Old Amsterdam verslikt zich in 'Black Bastard BBQ'

Het kaasmerk slikt benaming ‘Black Bastard BBQ’ in na beschuldiging van racisme op Amsterdam Ad Blog.

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‘Black Bastard Barbecue in our campaign is in no way meant to be offensive,’ reageerde Old Amsterdam in eerste instantie op onderstaande in het Engels gepubliceerde tekst op : ‘We chose this barbecue for its capacity and not for its name. We didn’t create the barbecue nor its name. Of course, we recognise that the name can be experienced as controversial in a certain context, but let’s be clear that we are not in any case referring to a person, but to a barbecue.’

Vandaag maakt Old Amsterdam bekend de naam Black Bastard Barbecue niet meer te gebruiken in Nederlandse communicatie-uitingen.

De blogtekst waar het mee begon:

Old Amsterdam makes very tasty old cheese. And it’s a brand that from day one understood its marketing. That is, if misleading the consumer is understanding marketing; officially the cheese is not from Amsterdam and not ‘Old’ – since the maturing process is artificially shortened. Nevertheless, it is a very popular cheese – even among the Dutch.

At the moment Old Amsterdam is running an ad in which it promotes putting its cheese on a burger. A great product ‘innovation’, since not many people use old cheese for their burger. Not much R&D budget spent on this product introduction! Except for the advertising, of course.

Speaking of the advertising. Normally we wouldn’t write about it (it’s quite a regular commercial) but Nicolette Lazarus (AD freelancing at Design Bridge at the moment) pointed us in the direction of the proposition in the tag-on: “Win a Black Bastard BBQ”.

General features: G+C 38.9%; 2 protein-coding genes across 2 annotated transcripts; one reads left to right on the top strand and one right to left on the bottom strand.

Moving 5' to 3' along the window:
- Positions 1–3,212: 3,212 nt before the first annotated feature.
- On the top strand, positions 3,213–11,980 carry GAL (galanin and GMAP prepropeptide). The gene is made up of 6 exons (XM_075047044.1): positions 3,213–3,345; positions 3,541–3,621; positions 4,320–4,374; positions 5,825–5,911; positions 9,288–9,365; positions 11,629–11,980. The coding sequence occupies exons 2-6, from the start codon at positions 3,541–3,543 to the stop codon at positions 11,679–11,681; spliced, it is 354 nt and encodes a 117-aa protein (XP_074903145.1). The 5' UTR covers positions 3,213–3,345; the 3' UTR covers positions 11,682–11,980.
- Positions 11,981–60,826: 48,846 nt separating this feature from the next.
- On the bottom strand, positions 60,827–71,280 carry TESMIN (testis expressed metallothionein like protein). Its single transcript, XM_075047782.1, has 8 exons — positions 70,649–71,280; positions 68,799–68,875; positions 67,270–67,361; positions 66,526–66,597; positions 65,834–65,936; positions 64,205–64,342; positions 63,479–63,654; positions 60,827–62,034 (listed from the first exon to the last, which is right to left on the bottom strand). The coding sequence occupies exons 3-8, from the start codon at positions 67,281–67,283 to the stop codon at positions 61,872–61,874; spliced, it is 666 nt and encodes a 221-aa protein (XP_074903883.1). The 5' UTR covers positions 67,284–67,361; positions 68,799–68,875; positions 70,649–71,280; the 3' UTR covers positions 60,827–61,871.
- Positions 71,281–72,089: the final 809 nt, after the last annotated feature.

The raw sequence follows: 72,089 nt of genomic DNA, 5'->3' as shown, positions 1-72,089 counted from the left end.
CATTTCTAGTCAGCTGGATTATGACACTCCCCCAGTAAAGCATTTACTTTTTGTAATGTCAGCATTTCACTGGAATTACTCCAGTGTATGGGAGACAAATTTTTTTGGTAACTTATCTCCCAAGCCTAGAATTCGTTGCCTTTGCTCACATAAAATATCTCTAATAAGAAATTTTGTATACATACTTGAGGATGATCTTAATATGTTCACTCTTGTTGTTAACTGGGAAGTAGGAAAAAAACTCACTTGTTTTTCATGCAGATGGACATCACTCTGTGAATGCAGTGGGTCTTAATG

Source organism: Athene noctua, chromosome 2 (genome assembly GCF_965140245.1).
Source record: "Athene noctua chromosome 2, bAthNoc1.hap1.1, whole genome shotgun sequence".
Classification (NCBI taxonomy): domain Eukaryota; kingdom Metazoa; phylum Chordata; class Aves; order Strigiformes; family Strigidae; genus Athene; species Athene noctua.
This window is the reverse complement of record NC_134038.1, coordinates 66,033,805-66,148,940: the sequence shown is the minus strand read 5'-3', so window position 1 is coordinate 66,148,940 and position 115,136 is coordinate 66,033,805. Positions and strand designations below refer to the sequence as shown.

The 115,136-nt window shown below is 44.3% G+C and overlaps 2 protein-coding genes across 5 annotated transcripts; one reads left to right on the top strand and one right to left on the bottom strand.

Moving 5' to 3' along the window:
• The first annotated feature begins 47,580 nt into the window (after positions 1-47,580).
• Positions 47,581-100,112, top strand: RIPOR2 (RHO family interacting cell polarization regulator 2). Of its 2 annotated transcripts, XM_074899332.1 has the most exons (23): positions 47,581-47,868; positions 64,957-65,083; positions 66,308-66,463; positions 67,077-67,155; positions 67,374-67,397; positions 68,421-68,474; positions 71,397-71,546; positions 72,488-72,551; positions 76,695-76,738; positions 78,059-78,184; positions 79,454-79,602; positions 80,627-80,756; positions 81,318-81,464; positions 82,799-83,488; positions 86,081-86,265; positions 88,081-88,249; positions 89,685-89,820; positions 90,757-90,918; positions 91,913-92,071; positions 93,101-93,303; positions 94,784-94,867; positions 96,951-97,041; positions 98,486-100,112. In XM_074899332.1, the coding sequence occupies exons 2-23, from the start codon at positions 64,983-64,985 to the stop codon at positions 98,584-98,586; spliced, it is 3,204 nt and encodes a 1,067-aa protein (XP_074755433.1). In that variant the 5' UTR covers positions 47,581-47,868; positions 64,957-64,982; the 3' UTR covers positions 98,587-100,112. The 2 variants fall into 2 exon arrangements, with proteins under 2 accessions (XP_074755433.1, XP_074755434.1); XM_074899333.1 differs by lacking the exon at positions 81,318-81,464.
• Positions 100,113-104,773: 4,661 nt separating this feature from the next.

Black Bastard is a BBQ brand that clearly took a wrong turn in the naming process. They thought: black is the colour, tough is the target; voila “Black Bastard”. The BBQ brand didn’t realise, however, that this name could be offensive outside of the Netherlands. Or, to an Anglo-Saxon expat, in this case.

Lazarus responded on Old Amsterdam’s Facebook page: “I cannot believe as a brand, or as a group of individuals, you feel it is appropriate to market or even talk about anything using the term ‘black bastard’. Do you have any idea how offensive that term is, or do you really not care? I’m guessing you’re also strong supporters of Zwarte Piet? As an expat in your country I’ve tried not to comment on your tradition. But this is equally as appalling and offensive.”

Old Amsterdam answered: “When we told Lazarus that’s it’s probably naivety rather than racism, she answered: &;Prejudice of any kind is not just conscious hate, it is a deeply ingrained and complex system that continues working to the detriment of a race, religion, sex… It manifests itself in many ways&;.”

Fair enough. A good reason for Black Bastard to change its name. Or for Old Amsterdam to next time do a joint promotion with the .

De reactie vandaag van Old Amsterdam aan Nicolette Lazarus:

"Dear Nicolette, our reply was in no way meant in a patronising way. We’ve taken notice from the fact and acknowledge that the brand name Black Bastard can be experienced as offensive. We’ve made a mistake in using this for our promotion in Holland. (…) We take your complaint very serious, as we don’t want to harm anyone with our campaigns and are extremely sorry that we’ve upset you and others. As a result we’ve chosen to take the following actions: 1) In future communication we will only talk about a barbeque and don’t mention the brand name anymore 2) In current communication we will take all measures possible to ensure that the brand name is no longer mentioned 3) We learn from our mistakes and will not do any follow-up promotions with this brand. Best regards, Team Old Amsterdam."

 

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